Diet culture is a huge problem. Culturally, it is instilled at such a young age that there is a standard of beauty and size. The reality of the matter is, that every single person is perfectly imperfect. We all have our own unique bodies that require special care and attention. We are taught to rely so heavily on what mass media tells us is acceptable instead of embracing the differences that make us who we are, and I believe this results in what can be a devastating body image. It’s this “diet culture” that lays the foundation for so many issues, not only physically but emotionally. I believe that emotion goes hand in hand with our physical health. Love yourself and take care of your wonderful and incredible body!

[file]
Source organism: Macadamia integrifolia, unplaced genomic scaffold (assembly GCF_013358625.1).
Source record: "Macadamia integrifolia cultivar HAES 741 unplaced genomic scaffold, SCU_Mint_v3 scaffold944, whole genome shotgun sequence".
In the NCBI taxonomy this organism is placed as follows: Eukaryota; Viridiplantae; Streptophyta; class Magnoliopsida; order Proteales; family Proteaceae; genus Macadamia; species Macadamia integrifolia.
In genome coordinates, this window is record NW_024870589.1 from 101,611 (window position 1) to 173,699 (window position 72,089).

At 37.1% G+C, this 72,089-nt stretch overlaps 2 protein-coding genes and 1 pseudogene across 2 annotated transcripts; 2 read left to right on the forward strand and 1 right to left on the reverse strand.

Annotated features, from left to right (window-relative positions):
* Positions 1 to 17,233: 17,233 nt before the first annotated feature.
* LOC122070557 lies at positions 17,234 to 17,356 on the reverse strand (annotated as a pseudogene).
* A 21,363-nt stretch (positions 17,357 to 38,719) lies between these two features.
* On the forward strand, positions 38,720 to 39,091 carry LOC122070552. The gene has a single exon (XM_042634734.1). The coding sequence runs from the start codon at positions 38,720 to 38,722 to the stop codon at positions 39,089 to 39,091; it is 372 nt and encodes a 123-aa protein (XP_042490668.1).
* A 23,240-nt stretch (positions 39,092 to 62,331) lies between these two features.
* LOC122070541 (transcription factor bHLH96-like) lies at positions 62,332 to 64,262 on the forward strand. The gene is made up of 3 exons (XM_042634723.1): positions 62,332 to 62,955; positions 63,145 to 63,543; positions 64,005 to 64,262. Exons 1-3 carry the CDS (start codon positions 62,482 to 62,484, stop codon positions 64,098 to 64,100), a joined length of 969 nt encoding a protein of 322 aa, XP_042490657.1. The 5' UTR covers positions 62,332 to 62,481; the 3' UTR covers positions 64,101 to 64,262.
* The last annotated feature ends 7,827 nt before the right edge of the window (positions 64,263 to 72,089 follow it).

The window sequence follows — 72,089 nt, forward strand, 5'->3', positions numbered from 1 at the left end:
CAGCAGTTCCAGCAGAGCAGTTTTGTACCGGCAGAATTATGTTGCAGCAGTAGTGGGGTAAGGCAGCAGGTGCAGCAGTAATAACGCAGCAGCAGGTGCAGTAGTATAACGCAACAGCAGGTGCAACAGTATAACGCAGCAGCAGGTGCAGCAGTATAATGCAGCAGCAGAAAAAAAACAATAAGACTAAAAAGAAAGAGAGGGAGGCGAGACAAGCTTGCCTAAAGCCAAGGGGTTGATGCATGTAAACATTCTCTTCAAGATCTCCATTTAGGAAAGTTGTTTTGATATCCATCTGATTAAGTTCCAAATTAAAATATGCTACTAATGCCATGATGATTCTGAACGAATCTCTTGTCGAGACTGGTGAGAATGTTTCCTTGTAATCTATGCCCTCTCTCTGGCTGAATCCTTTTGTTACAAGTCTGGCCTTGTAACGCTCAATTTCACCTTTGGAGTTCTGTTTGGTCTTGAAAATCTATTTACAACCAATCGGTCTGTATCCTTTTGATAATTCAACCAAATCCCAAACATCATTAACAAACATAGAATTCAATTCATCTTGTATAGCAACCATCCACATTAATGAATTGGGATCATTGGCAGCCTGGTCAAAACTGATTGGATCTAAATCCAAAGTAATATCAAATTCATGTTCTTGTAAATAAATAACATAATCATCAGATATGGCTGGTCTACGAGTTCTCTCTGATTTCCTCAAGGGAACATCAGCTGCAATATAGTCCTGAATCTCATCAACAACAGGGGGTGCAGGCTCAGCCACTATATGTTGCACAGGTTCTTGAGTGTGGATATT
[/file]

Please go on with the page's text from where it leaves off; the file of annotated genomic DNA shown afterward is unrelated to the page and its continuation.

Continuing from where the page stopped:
What does intuitive eating mean to you and how do you practice it daily?
Intuitive eating means paying attention to the signals that my body sends out and also employing a lot of awareness when it comes to what I put in my body. There is no “one-size-fits-all” eating routine, so I rely on my body to guide me, and I have my go-to snacks for random cravings (dark chocolate is my favorite). Every day is different; some days I am more hungry and some days less, but regardless, I try to be as caring as possible with what I consume.
What is your opinion on the “Health at Every Size” (HAES) movement? How has this changed your view on health, beauty and nutrition?
I really like the idea of the HAES Movement! I love that it embraces loving your body and recognizes the fact that not everyone’s body image and health issues can be addressed the same way. I think changing the standard of beauty, health and nutrition is so important. We have to set a positive example for younger generations by speaking out about unrealistic standards in society. Our bodies are unique and amazing machines that have to be nurtured and loved!
Explain how your current eating patterns have changed your overall health and well-being.